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Final Crisis: Rogues’ Revenge (Review/Retrospective)

This January, I’m going to take a look at some of DC’s biggest “events.” I’ll be starting with the most recent one, Flashpoint, but – in the spirit of the character – we’re going to have a marathon run through Flash stories before we get there. Check back daily this week for more Flash-ified goodness…

Rumours on the street are that Jesse James bought it. I thought you might be dead, too. Tar pit said Zoom buried you under the Flash Museum. Computron swore you were banished to some kinda war planet. And Double Down bet me a grand the Titans had you locked up in their tower.

But you’re here. You escaped!

– The Trickster just about sums up everything that happened since Geoff Johns left

It was a touch period for the Flash after Geoff Johns finished his rather tremendous run on the character. Although Mark Waid’s first run with Wally West was a celebrated comic book run, his brief tenure on the title following Johns’ departure was not nearly as well received. Wally West was shipped off to an alternate dimension, and then brought back. The teenage Bart Allen was turned into the Flash, and then unceremoniously killed. The Rogues were sent to another planet, and the supporting cast suffered the indignity of Countdown to Final Crisis. All of this happened in a few years, and transformed DC’s Flash comic books from some of the best on the market to something of a joke.

However, Geoff Johns’ Final Crisis tie-in miniseries seems intended to assure the faithful that everything is going to be okay. Even Captain Cold dismisses everything that’s happened as “one %%@#$@-up year.”Let’s just put it behind us.

Cold warriors...

It seems that Grant Morrison’s Final Crisis was intended to bring new energy and life to the Flash mythos. It famously returned Barry Allen to life, over two decades since his “death” at the climax of the huge comic book event Crisis on Infinite Earths. Since that death, there was a new Flash, in his former sidekick Wally West. West had the pleasure of featuring in two of the best-loved runs in modern comic books, when handled by Mark Waid and Geoff Johns.

However, with Barry Allen resurrected, it seemed that DC were re-aligning their Flash franchise. It was hard for comic book fans not to think of Green Lantern, which underwent a similar shift under writer Geoff Johns. Like Flash, Green Lantern resurrected the Silver Age version of the character. Hal Jordan, resurrected from the dead, became a key part of the DC Universe, serving as the cornerstone of several big comic book events like Sinestro Corps War and Blackest Night. It’s easy to assume that editorial intends for Barry Allen to follow a similar trajectory, with his Flash: Rebirth miniseries remind us of Green Lantern: Rebirth, and Flashpoint serving as a Flash-centric event in the same way Blackest Night was a Green Lantern-centric event.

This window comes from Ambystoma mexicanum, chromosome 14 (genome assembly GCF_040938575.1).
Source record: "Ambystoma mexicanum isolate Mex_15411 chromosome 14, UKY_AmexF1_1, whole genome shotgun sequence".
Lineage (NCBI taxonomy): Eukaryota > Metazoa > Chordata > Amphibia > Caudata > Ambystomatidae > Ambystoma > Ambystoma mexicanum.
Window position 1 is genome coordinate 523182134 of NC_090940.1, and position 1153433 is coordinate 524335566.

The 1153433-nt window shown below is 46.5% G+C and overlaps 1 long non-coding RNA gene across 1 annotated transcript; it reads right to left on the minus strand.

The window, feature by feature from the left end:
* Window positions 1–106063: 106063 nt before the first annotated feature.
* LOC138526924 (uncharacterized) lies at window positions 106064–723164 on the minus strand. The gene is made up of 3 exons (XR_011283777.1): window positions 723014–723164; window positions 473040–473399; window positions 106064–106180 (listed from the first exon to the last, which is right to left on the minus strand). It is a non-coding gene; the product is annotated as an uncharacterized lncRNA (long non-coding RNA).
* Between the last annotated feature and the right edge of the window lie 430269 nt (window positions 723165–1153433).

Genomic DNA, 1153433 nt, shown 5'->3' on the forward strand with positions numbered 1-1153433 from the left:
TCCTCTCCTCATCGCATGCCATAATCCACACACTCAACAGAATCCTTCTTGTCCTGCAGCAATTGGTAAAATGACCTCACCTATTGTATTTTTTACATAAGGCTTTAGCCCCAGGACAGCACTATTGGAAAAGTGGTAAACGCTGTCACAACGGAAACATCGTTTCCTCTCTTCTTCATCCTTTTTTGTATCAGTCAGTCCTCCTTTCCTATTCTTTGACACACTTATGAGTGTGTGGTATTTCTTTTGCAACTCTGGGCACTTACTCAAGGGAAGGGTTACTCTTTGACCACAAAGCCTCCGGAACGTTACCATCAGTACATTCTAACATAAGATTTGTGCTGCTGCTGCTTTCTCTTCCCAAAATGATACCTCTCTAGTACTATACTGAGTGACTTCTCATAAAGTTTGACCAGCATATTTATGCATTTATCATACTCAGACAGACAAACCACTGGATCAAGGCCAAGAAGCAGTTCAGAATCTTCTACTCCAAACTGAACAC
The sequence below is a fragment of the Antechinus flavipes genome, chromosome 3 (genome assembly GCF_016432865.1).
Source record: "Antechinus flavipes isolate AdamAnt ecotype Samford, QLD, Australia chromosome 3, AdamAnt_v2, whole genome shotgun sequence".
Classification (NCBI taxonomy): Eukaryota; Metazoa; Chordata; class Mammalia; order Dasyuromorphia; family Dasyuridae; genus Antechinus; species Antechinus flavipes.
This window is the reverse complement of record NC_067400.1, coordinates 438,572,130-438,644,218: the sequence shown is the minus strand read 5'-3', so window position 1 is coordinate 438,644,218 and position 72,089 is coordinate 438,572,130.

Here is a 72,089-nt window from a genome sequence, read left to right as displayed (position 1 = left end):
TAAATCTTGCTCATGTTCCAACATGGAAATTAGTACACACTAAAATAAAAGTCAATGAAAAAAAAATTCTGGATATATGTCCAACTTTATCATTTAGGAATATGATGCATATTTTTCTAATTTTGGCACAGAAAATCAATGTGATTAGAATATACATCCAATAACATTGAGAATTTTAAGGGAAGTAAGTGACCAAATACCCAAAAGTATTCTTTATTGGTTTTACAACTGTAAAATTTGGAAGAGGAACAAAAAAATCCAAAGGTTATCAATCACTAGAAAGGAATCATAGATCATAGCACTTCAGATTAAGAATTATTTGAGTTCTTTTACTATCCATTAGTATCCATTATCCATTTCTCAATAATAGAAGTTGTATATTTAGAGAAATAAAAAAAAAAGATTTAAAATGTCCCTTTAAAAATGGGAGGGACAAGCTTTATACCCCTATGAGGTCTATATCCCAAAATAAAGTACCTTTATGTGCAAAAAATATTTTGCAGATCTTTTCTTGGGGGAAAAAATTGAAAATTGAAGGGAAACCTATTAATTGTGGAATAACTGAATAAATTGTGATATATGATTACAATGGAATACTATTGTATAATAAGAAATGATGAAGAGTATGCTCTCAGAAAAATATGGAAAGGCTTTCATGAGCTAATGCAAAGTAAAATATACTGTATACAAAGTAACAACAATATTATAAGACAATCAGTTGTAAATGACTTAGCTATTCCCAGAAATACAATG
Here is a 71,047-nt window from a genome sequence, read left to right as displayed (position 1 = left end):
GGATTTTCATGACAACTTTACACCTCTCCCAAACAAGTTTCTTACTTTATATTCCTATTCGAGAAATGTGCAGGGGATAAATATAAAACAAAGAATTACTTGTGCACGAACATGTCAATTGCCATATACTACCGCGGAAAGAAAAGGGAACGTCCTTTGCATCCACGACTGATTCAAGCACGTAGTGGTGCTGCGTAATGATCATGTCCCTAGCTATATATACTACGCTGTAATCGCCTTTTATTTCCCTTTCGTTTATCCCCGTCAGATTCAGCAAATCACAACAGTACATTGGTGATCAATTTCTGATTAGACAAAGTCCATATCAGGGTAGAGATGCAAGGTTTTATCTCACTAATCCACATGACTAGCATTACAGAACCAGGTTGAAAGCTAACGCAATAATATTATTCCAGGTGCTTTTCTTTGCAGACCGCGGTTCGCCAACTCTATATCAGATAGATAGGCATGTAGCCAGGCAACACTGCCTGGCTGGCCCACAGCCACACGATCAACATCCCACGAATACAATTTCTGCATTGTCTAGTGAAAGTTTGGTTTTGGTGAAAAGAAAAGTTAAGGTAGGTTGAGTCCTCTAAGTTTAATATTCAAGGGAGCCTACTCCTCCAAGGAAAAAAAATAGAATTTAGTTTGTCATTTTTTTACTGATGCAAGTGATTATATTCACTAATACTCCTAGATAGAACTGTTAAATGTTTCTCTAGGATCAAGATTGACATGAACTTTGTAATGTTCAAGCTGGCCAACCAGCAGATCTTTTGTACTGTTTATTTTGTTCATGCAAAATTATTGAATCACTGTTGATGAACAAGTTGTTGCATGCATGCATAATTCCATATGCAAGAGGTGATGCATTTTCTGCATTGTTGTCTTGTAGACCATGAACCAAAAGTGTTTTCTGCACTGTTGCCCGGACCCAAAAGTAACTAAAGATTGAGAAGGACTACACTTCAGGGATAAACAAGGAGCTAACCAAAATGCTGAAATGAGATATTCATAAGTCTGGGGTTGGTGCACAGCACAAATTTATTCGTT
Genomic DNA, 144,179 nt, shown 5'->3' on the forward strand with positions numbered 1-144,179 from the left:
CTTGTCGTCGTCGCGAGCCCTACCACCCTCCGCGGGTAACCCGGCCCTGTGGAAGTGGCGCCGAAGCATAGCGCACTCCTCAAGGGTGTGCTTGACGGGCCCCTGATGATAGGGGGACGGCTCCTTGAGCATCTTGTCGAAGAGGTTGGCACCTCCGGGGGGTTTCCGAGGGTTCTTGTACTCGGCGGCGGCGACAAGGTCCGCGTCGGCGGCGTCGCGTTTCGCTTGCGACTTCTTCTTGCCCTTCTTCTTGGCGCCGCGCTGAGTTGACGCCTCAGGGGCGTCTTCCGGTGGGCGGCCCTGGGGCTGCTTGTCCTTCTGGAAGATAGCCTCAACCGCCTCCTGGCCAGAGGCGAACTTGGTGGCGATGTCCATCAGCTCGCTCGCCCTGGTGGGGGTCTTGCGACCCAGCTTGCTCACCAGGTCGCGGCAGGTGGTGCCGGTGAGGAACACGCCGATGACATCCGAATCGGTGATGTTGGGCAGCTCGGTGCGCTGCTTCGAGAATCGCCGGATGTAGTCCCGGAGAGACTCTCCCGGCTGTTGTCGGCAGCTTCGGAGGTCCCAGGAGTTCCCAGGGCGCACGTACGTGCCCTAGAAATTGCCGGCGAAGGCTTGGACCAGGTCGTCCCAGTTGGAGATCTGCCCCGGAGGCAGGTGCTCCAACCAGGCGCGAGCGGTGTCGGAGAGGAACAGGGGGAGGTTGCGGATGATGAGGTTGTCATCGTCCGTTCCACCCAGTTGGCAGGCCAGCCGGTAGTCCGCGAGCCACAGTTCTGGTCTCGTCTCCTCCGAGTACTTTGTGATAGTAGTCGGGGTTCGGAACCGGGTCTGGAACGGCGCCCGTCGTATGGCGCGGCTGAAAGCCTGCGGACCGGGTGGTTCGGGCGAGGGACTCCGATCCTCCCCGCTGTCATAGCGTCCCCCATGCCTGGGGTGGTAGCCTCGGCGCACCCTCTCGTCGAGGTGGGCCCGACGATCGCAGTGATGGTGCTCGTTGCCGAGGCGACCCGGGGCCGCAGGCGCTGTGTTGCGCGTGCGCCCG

Zooming in on the Rogues...

Ironically, it took a while for DC to get the franchise where it wanted. It was quite some time before Johns was writing a monthly Flash title and even Flash: Rebirth existed in some sort of publisher’s limbo, with extended delays between shipping. So, for the longest time, the franchise just sort of sat there. This is where miniseries like Final Crisis: Rogues’ Revenge and Blackest Night: Flash come into play, serving as sort of notices of where the universe is at the present moment. Reminding readers that the Flash and his supporting characters were still present in the DC Universe, even if they weren’t publishing on a monthly basis.

What’s fascinating is that both Blackest Night: Flash and Final Crisis: Rogues’ Revenge seem to focus more on the colourful cast of villains in the Flash mythos than they do on the character of the Flash himself. In fairness, during his initial run, Johns wrote Wally West quite well, but he was most effective in defining and outlining the character traits of the villains who compliment the Scarlet Speedster. It’s telling that the collection is accompanied by two issues from Johns’ run, each one profiling a particular Flash villain. His work on them was that good, and that concise.

Dead in a Flash...

Indeed, there’s even a section of this miniseries where Johns actually seems to wonder aloud how the writers of the characters between his work could possibly have gotten it so wrong. He has the police officers reviewing the case files actually remark on how out of character some of their actions actually were. “But the Rogues never trusted speedsters before, have they, Chyre?” Morillo wonders as he looks at the documentation on the death of Bart Allen. “So why would they follow Inertia?” Chyre offers a rather simplistic explanation which betrays a rather simplistic understanding of the characters in question, “Because they’re bad guys, Morillo. Bad guys do that kind of stuff.” That’s a rather lame justification, and it seems Johns is openly critiquing some of the work on the Rogues since his departure.

In many ways, like the other tie-in miniseries to Final Crisis, Rogues’ Revenge has fairly minimal crossover with the main event. It just seems to exist more as kind of a “limbo” book for a franchise waiting to find its feet. Legion of Three Worlds was essentially an attempt to clarify and tidy the complex Legion of Superheroes continuity for a new series, and Revelations seemed to exist to tidy up Rucka’s loose ends from Gotham Central, 52 and The Question (while alluding to Batwoman). There’s nothing wrong with that, it’s just the way things are. I quite like that aspect – there’s no sense of dependency between the event itself and the spin-offs. You can read one without the other, easily enough.